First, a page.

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japanese -- adjectives

pacerier

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1. is there somewhere where i can have the entire list (or close to) of japanese adjectives? somewhere which lists mayb a few hundred adjectives all in one webpage


2. and how do you use kurushii and kibishii?

3. is hazukashii more of shy or ashamed?

4. does yasashii only mean something that is easy to do?

5. can amai be used to describe someone who is very sweet to you?

6. can byouki be used to described someone that is "sick" mentally?

7. how do we use shizen?

8. is genki a I- or NA- adjective?
 
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Kirakira1232

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1. is there somewhere where i can have the entire list (or close to) of japanese adjectives? somewhere which lists mayb a few hundred adjectives all in one webpage


2. and how do you use kurushii and kibishii?

3. is hazukashii more of shy or ashamed?

4. does yasashii only mean something that is easy to do?

5. can amai be used to describe someone who is very sweet to you?

6. can byouki be used to described someone that is "sick" mentally?

7. how do we use shizen?

8. is genki a I- or NA- adjective?

Kurushii is more like pain, in the sense that if your teased, you would maybe describe the feeling as "kurushii". Kibishii largely means "strict" but can also mean "relentless" or "serious" depending on the context.

Hazukashii can be interpreted as both, it is of course depends on the context it is used in.

Yasashii can describe something like an exam or a task as being "easy" but it can also mean "gentle" in the context of describing people.

Amai I have never heard of as being used to describe people. I only hear it in context of food being sweet.

Shizen is used like any other na adjective. It can used to describe nature as in like the environment and the way people speak can be described as "shizen":

Oosutoraria ha shizen ga ippai aru ne
Australia is full of nature isnt it?

ano kare ga nihongo wo shizen ni hanashiteru yo ne
That guy speaks Japanese so naturally doesnt he

Oosutararia de ha "G'day mate" to iu no hou ga shizen da to omou yo.
I think saying "g'day mate" in Australia is more natural.

Genki is a na adjective.

"
 
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Putrefaction

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Kibishii largely means "strict" but can also mean "relentless" or "serious" depending on the context.

So then, to give a small sentence, could you say:
Kono sensei wa kibishii desu.
That teacher is strict.

(repped for a good post!)
 

Kirakira1232

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So then, to give a small sentence, could you say:
Kono sensei wa kibishii desu.
That teacher is strict.

(repped for a good post!)

It would be:

Sensei ga kibishii desu.

But you are right on the money with the meaning though! 👍
 

Mike Cash

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Amai I have never heard of as being used to describe people. I only hear it in context of food being sweet.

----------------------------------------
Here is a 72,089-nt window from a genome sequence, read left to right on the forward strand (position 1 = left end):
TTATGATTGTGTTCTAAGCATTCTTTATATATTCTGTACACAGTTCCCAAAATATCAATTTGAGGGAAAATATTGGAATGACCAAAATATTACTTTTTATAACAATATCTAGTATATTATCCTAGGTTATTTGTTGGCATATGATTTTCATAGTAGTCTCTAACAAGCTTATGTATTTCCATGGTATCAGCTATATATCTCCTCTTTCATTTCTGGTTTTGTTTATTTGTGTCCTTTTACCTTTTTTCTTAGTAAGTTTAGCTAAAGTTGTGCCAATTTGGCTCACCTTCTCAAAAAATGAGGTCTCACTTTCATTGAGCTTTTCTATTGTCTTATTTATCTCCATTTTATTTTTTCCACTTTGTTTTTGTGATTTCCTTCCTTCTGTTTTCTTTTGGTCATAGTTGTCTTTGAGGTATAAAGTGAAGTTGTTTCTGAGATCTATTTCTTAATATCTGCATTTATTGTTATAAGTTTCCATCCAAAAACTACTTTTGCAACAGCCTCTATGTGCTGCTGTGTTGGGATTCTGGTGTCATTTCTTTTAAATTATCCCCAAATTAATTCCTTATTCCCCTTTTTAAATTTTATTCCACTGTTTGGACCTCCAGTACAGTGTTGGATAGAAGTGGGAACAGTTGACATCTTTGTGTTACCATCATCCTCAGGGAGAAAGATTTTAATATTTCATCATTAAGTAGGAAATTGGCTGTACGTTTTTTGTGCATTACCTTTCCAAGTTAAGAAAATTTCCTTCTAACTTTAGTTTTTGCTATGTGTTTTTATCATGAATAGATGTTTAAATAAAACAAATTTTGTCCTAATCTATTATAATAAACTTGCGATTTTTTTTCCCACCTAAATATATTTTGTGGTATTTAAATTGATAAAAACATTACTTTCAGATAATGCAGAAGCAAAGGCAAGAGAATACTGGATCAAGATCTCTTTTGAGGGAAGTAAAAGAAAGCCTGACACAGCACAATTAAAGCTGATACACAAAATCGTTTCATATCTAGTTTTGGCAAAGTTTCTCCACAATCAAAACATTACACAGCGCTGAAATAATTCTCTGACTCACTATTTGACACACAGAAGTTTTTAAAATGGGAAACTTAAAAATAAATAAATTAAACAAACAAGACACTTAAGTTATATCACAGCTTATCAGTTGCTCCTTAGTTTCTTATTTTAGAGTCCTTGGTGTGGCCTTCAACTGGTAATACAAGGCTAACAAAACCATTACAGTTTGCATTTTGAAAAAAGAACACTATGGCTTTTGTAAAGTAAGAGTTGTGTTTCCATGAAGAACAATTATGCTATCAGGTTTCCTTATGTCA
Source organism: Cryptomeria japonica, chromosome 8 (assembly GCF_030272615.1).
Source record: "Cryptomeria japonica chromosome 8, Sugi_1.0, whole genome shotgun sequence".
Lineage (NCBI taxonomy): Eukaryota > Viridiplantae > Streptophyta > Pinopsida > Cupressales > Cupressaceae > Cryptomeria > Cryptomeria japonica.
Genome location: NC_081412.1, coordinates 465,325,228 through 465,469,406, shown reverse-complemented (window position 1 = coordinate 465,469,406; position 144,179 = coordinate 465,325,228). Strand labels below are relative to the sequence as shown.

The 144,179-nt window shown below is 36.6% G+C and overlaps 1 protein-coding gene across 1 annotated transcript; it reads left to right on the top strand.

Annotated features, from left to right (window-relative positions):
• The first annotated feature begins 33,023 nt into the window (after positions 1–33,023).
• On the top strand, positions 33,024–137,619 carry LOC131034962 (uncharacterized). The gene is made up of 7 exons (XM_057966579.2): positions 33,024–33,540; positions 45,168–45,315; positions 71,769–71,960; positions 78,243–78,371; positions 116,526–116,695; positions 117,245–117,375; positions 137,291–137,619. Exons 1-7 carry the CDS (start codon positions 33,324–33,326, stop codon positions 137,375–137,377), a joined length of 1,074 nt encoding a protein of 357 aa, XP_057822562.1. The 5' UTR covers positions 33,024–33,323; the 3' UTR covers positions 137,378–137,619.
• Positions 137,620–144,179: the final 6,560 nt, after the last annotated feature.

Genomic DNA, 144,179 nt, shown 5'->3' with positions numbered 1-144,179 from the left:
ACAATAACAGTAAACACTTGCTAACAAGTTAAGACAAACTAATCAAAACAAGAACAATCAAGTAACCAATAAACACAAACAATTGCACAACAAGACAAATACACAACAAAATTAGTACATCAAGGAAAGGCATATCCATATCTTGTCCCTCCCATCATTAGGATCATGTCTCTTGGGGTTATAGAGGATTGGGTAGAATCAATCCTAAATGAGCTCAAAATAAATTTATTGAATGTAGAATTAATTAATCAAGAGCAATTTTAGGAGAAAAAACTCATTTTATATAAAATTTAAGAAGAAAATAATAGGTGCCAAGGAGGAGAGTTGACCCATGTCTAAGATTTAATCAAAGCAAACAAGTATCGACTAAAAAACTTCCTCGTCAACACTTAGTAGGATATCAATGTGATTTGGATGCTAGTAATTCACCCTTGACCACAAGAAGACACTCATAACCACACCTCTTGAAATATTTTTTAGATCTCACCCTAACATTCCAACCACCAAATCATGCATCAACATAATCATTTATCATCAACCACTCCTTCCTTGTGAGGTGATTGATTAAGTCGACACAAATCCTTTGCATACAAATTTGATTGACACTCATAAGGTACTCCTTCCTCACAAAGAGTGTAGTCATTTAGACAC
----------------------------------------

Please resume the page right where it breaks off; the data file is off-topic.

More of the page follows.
It can be used to describe people, but it has an entirely different meaning than does "sweet" in English. It means something similar to "naive".

It would be:
Sensei ga kibishii desu.
But you are right on the money with the meaning though! 👍

Why could it not be "Kono sensei wa kibishii desu"

Please explain:

A) Why it is not allowed
B) How it is different
C) How in heck you would know absent any context

Thank you.
 

Elizabeth

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Amai I have never heard of as being used to describe people. I only hear it in context of

甘い 【あまい】 (exp,adj-i) (1) (uk) sweet; delicious; (2) fragrant (smelling); sweet (music); (3) lightly salted; (4) (See 甘く見る) naive; overly optimistic; soft on; generous; indulgent; easy-going; (5) half-hearted; not finished properly; (6) tempting (e.g. words); promising;

Shizen is used like any other na adjective. It can used to describe nature as in like the environment and the way people speak can be described as "shizen":
Oosutoraria ha shizen ga ippai aru ne
Australia is full of nature isnt it?
Shouldn't this be "Oosutoraria ha shizen de ippai desu. ?? :)
 

undrentide

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It would be:

Sensei ga kibishii desu.

Unless you want to emphasize WHO is strict (when answering to a question such as "dono sensei ga kibishii desuka?" for insntace), it should be kono sensei wa kibishii desu. ;-)

Shouldn't this be "Oosutoraria ha shizen de ippai desu. ?? :)

Either shizen ga ippai and shizen de ippai will do, though shizen ga ippai is more commonly used.
 
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Kirakira1232

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Unless you want to emphasize WHO is strict (when answering to a question such as "dono sensei ga kibishii desuka?" for insntace), it should be kono sensei wa kibishii desu. ;-)



Either shizen ga ippai and shizen de ippai will do, though shizen ga ippai is more commonly used.


Ahhh yes! Well I've always been in the mind set of using ga when describing objects/things/people XD So it was kind of automatic :p But yeah if there are a group of sensei then wa would be correct.

I've never heard of shizen de ippai before though 😌
 

Mike Cash

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Ahhh yes! Well I've always been in the mind set of using ga when describing objects/things/people XD So it was kind of automatic :p But yeah if there are a group of sensei then wa would be correct.

A little word of wisdom here, if I may be allowed:

Avoid making categorical statements regarding the usage of wa/ga.
 
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